The economy of destruction

Like the destruction of ivory, there is every reason to believe that destroying archaeological artifacts increases their perceived market value, even though they have never been legally obtainable to the public in the first place. With news spreading like wildfire about archaeologists destroying their own finds, the topsy-turvy world of Swedish archaeology finds itself in the situation where nighthawks may choose to claim a moral high ground. It is ironic and utterly inexcusable that artifacts have a better chance of surviving in the illicit market, than in the hands of archaeologists. If given the choice between seeing such items destroyed by the excavation teams, or sold privately, I would see them used as paperweights or mantle pieces in a private home any day. If museums can't even find a shoe box to keep them in, they might as well hand out licenses and auction them off legally. Any fate is preferable to legislated vandalism. If this is how the laws simply are, then one could argue that the laws regulating Swedish conservationism are long overdue for reconsideration. If the core of the matter lies with the fact that Swedish museums are criminally underfunded, then all the more reason to raise concerns.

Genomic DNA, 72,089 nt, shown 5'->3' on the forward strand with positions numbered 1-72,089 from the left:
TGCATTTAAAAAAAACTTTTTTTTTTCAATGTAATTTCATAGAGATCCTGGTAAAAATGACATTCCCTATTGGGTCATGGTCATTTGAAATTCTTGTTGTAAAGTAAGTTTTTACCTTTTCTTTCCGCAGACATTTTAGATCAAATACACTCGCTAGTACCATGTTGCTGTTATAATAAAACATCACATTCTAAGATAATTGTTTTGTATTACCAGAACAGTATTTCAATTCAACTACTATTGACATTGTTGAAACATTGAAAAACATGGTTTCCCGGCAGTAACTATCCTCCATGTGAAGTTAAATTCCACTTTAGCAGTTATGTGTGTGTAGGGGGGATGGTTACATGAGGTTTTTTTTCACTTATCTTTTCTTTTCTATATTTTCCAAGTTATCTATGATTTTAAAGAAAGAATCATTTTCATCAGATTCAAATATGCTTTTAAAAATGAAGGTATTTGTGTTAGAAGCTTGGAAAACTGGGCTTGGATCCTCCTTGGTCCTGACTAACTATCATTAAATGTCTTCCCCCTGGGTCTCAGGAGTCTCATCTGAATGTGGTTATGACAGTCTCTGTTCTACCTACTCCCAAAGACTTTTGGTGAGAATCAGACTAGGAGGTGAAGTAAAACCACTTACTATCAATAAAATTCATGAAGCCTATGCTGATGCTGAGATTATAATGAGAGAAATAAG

It is particularly idiotic and counter-productive because archaeologists have been struggling to make themselves understood by the public for well over a hundred years. Archaeologists across Scandinavia struggle enough to communicate with landowners as it is, and this will only perpetuate the vilification of archaeology that is still prevalent in Scandinavian agricultural communities. The message these actions are sending out, is one where not only will archaeologists rip up your yard, but they might destroy whatever they find too. By standardizing last resort actions, they have created means for the black market justify itself, and where illegal possession of historical artifacts becomes preferable to their destruction.